Skip to content

Instantly share code, notes, and snippets.

Embed
What would you like to do?
#include "apue.h"
#include <errno.h>
void make_temp(char *template);
int
main()
{
char good_template[] = "/tmp/dirXXXXXX"; /* right way */
char *bad_template = "/tmp/dirXXXXXX"; /* wrong way*/
printf("trying to create first temp file...\n");
make_temp(good_template);
printf("trying to create second temp file...\n");
make_temp(bad_template);
exit(0);
}
void
make_temp(char *template)
{
int fd;
struct stat sbuf;
if ((fd = mkstemp(template)) < 0)
err_sys("can't create temp file");
printf("temp name = %s\n", template);
close(fd);
if (stat(template, &sbuf) < 0) {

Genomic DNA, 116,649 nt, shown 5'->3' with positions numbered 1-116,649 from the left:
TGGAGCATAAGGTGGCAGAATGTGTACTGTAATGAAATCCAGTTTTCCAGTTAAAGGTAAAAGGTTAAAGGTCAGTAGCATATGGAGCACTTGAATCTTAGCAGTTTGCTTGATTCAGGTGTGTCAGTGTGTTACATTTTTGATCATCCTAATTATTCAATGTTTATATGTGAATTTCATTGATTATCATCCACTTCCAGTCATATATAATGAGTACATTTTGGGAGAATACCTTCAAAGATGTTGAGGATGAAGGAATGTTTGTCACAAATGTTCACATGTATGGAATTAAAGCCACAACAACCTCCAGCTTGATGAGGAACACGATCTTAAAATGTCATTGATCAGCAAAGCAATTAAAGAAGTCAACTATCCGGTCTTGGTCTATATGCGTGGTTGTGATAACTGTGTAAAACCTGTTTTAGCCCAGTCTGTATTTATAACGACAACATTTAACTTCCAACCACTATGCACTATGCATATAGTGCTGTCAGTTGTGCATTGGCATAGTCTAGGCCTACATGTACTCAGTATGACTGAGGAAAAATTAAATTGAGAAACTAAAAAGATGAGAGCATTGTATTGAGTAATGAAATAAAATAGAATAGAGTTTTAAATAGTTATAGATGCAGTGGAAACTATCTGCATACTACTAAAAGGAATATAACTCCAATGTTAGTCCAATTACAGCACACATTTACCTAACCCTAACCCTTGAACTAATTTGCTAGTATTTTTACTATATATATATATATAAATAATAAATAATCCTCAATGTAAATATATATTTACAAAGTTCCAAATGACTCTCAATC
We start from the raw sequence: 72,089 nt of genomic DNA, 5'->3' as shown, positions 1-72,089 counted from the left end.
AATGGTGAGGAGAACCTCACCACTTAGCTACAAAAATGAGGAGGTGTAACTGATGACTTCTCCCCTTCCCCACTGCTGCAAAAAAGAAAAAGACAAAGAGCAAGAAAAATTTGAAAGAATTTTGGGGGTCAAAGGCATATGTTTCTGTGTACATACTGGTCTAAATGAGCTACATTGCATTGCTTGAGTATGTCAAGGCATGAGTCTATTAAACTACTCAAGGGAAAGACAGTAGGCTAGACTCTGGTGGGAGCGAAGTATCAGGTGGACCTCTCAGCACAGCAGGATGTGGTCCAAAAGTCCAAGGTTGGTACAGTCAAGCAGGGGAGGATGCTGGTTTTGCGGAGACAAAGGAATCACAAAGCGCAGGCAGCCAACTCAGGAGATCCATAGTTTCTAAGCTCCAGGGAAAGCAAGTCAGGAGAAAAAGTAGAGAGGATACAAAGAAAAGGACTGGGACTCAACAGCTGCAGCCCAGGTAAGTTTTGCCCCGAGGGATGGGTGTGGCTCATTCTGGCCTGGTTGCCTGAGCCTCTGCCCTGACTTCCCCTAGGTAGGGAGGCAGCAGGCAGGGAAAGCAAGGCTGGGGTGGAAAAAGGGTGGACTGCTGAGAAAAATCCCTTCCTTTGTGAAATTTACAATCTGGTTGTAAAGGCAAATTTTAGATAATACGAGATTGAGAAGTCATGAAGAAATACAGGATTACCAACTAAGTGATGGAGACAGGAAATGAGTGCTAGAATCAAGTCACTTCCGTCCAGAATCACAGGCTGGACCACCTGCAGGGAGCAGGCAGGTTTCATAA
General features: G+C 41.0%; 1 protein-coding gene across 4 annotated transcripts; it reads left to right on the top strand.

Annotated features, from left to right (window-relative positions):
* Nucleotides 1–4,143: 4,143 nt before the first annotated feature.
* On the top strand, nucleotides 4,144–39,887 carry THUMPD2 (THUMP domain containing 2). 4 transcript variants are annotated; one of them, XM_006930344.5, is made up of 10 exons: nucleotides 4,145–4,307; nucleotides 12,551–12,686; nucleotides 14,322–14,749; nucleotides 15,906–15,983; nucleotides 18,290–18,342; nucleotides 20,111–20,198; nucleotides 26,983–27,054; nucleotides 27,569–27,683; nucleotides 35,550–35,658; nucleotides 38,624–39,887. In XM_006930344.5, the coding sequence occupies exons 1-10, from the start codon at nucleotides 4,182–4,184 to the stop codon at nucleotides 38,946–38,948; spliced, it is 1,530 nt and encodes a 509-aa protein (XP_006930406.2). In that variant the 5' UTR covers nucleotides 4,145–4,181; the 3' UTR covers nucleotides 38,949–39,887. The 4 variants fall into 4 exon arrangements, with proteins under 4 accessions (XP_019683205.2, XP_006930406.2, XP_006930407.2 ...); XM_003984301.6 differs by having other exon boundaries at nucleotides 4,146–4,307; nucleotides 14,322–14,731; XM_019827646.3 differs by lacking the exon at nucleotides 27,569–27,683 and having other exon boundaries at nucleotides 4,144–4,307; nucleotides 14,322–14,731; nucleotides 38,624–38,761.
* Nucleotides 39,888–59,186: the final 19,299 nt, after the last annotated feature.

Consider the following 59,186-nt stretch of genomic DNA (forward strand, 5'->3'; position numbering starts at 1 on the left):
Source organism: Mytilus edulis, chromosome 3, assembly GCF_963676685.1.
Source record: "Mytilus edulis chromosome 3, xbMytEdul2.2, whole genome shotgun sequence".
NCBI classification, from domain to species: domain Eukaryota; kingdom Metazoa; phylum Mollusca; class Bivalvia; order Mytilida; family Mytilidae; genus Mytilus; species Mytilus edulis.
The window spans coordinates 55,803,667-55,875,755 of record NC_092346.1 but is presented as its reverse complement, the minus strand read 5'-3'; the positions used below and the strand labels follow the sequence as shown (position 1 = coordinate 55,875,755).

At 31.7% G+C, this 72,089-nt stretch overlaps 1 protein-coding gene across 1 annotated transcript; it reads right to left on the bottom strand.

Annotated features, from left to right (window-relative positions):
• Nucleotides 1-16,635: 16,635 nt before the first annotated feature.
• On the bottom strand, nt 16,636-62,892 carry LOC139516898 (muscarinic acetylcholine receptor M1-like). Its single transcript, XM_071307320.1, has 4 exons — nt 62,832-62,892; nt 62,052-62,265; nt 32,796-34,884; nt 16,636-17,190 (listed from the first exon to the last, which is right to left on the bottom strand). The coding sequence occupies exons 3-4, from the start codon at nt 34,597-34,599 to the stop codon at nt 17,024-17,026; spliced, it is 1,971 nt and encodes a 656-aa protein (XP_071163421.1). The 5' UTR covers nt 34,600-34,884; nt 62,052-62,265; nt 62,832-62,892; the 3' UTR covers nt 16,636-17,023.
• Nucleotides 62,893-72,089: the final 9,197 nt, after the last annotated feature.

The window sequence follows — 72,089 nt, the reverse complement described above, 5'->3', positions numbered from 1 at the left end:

if (errno == ENOENT)
printf("file doesn't exist\n");
else
err_sys("stat failed");
} else {
printf("file exists\n");
unlink(template);
}
}
/*
If we execute this program, we get
$ ./a.out
trying to create first temp file...
temp name = /tmp/dirUmBT7h
file exists
trying to create second temp file...
Segmentation fault
The difference in behavior comes from the way the two template strings are
declared. For the first template, the name is allocated on the stack, because we use an
array variable. For the second name, however, we use a pointer. In this case, only the
memory for the pointer itself resides on the stack; the compiler arranges for the string to
be stored in the read-only segment of the executable. When the mkstemp function tries
to modify the string, a segmentation fault occurs.
*/
Sign up for free to join this conversation on GitHub. Already have an account? Sign in to comment
You can’t perform that action at this time.